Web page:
Re: Shellcode Help?
000007D0 68E803 push word 0x3e8
000007D3 0000 add [bx+si],al
000007D5 68BC02 push word 0x2bc
000007D8 0000 add [bx+si],al
000007DA FF15 call word [di]
So here's what part of the relevent disassembly looked like from ndisasm... You can see the value for the second param of the Beep function from kernel32.dll being pushed onto the stack (0x3E8
= 1000, for a 1 second duration or 1000ms), as well as the frequency (0x2BC
I wrote my own C++ program that got the address of the Beep function from kernel32.dll which returned 0x764531AF
, which I suspected was \xAF\x31\x45\x76
After doing some tests I could not get a beep, so I wondered if this was all accurate information, and it seemed to be confirmed after I did some other tests to get the address for this function.
I'm using Windows 8 x64 Pro with Media Center
. Tested through VS to try some inline asm:
01258365 mov eax,dword ptr ds:[012612B4h]
0125836A push 3E8h
0125836F push 2EEh
01258374 call eax
This worked when ran directly in the debugger... Although this is not what I wanted, as that is not a usable address, if I was to convert this to shellcode:
So I tried substituting the actual function address from the kernel32.dll
module as 0x764531AF
) just to see, and no luck still even with putting that address in manually:
009163DA mov eax,764531AFh
009163DF push 3E8h
009163E4 push 2EEh
009163E9 call eax
*Which became this in shellcode:
edit: NOTE: The inline asm worked for that address. But the shellcode derived from the disassembly did not... Just to clarify.
I tried anyways, because obviously the shellcode below as an example, was designed for XP SP3, and thus wouldn't work with my Win8 OS as shellcode is usually very OS dependent.
- XP SP3 Beep Function:
\x33\xC0\xB8 ... \x68\x00\x04\x00\x00\x68\x00\x03\x00\x00\xFF\xD0
Where the ... would indicate where the shellcode for the address to the function should be placed.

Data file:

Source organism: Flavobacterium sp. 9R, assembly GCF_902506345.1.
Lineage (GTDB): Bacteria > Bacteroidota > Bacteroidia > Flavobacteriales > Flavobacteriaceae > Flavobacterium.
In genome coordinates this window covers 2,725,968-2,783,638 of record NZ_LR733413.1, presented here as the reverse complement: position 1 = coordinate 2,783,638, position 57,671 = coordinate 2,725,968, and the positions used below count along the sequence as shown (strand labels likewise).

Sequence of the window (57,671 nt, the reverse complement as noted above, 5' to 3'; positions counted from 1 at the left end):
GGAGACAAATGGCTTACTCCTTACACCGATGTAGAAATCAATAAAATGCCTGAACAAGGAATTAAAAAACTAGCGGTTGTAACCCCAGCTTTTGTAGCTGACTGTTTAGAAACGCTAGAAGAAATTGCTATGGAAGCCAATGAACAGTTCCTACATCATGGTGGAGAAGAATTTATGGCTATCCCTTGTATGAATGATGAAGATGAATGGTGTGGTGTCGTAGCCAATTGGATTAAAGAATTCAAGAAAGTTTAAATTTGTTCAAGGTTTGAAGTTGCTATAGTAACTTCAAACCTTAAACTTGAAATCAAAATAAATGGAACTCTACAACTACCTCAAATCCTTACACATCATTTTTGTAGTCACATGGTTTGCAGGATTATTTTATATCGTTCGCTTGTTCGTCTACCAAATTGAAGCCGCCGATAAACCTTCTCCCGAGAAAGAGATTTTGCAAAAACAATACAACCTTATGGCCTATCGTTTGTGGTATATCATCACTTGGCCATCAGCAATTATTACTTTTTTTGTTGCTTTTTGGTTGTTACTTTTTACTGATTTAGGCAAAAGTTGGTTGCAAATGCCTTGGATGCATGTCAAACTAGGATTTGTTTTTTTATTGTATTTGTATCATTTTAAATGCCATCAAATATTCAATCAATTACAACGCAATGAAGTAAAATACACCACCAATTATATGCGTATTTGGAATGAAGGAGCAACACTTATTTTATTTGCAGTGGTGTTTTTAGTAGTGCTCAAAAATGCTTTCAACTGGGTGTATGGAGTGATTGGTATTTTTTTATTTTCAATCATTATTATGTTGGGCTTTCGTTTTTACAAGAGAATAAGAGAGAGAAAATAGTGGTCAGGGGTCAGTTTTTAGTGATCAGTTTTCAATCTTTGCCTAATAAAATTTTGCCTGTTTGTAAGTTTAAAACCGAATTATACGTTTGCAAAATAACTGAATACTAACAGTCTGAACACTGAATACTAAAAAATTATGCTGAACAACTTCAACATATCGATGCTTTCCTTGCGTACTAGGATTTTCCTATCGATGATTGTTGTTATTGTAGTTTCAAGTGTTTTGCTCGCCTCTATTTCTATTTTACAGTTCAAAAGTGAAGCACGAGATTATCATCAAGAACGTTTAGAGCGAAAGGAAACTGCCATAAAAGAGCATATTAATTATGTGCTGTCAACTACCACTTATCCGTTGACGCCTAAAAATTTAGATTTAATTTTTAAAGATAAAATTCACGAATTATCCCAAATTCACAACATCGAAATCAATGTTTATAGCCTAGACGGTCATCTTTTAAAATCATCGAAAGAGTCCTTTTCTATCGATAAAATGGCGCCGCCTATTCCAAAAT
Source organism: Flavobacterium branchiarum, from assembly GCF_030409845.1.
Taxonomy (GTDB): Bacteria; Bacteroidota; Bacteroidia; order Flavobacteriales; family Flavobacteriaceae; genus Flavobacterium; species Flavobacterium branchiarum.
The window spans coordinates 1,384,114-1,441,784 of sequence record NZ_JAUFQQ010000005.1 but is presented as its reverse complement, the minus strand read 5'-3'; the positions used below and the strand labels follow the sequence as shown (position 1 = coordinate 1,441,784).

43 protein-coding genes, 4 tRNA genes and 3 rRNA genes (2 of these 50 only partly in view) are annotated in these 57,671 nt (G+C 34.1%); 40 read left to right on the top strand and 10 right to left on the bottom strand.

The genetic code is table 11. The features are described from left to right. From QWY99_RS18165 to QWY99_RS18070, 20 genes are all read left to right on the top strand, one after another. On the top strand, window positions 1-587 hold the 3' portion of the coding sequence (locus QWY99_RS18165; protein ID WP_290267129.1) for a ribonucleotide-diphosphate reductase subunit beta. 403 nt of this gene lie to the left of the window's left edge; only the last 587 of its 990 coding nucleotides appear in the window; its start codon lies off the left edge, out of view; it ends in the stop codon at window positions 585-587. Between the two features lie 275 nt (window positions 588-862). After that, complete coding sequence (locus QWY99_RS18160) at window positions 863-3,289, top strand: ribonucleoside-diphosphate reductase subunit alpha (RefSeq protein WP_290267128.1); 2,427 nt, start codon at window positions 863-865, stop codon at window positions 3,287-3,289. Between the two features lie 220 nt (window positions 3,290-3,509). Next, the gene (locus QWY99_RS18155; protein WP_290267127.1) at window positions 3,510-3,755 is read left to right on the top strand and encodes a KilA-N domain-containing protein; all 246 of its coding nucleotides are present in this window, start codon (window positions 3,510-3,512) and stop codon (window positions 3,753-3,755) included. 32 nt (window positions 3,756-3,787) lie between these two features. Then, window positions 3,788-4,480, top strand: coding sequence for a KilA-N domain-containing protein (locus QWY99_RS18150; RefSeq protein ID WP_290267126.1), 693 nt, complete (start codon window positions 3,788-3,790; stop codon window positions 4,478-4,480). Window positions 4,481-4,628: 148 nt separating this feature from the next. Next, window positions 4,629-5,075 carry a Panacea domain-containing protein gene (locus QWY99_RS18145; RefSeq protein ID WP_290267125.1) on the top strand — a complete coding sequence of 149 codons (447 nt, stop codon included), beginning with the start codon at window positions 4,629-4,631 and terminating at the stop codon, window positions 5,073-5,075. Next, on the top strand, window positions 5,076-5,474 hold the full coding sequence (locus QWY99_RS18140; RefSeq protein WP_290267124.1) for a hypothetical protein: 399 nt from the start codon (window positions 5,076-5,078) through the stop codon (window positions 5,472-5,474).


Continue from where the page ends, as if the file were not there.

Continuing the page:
edit: Ahh.. This is annoying me, lol. I am determined to figure this out.
Even tried adding \x33\xC0
to the beginning (instruction XOR EDX,EDX) to set EDX register to 0, but it did not work. I'm currently trying to set up XP in Hyper-V to do some testing there...
edit: In the meantime, I'm going to try testing on XP and Windows 7 to see what I can get to work. If anyone wants to try some inline asm in C++ here is the code I came up with for the Beep function from kernel32.dll... I will post variations.
You can pass a hardcoded value as the address to the function:
mov eax,dword ptr 0x764531AF // Kernel32.dll!76468543()
push 0x3E8 // Duration argument
push 0x2EE // Frequency argument
call eax // Call function
You can pass the address from the GetProcAddress() function:
PROC handle = GetProcAddress(
cout << "Kernel32.dll Beep Func Address - 0x" << handle << endl;
Or put the function itself in directly to move the address into the EAX register:
Keep in mind LIFO for the push instruction if you are wondering why it is reversed.
This was handy though, grabbing the address of a function, so I created a wrapper application for it in C using Code::Blocks.
edit: I was actually fooling around lots with inline asm in C++ for the last while, and it seems I am catching on quickly. ASM is actually a fairly simple language, if you know the rules. Here was my testing for bitshifting:
int x = 2;
cout << x << endl;
int y = 2;
y >>= 2;
cout << y << endl;
Marked by the comments, // 1 and // 2 are the exact same thing really. Just thought I would share my examples. Bitshifting to the right by 2, from 2, gives 0. (And that's what this demonstrates.)